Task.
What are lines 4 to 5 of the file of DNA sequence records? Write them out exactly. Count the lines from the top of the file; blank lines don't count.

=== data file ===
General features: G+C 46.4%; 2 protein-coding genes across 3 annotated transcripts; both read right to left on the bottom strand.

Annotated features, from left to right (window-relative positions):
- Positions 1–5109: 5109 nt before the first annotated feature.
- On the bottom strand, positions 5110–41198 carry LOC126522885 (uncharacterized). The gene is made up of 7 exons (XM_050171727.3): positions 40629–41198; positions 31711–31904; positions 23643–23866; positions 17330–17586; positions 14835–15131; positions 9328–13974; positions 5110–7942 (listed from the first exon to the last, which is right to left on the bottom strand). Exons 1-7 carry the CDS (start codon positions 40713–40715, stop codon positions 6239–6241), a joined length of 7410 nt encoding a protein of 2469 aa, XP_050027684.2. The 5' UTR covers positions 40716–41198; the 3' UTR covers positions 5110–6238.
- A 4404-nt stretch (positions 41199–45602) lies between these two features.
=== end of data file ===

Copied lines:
- On the bottom strand, positions 5110–41198 carry LOC126522885 (uncharacterized). The gene is made up of 7 exons (XM_050171727.3): positions 40629–41198; positions 31711–31904; positions 23643–23866; positions 17330–17586; positions 14835–15131; positions 9328–13974; positions 5110–7942 (listed from the first exon to the last, which is right to left on the bottom strand). Exons 1-7 carry the CDS (start codon positions 40713–40715, stop codon positions 6239–6241), a joined length of 7410 nt encoding a protein of 2469 aa, XP_050027684.2. The 5' UTR covers positions 40716–41198; the 3' UTR covers positions 5110–6238.
- A 4404-nt stretch (positions 41199–45602) lies between these two features.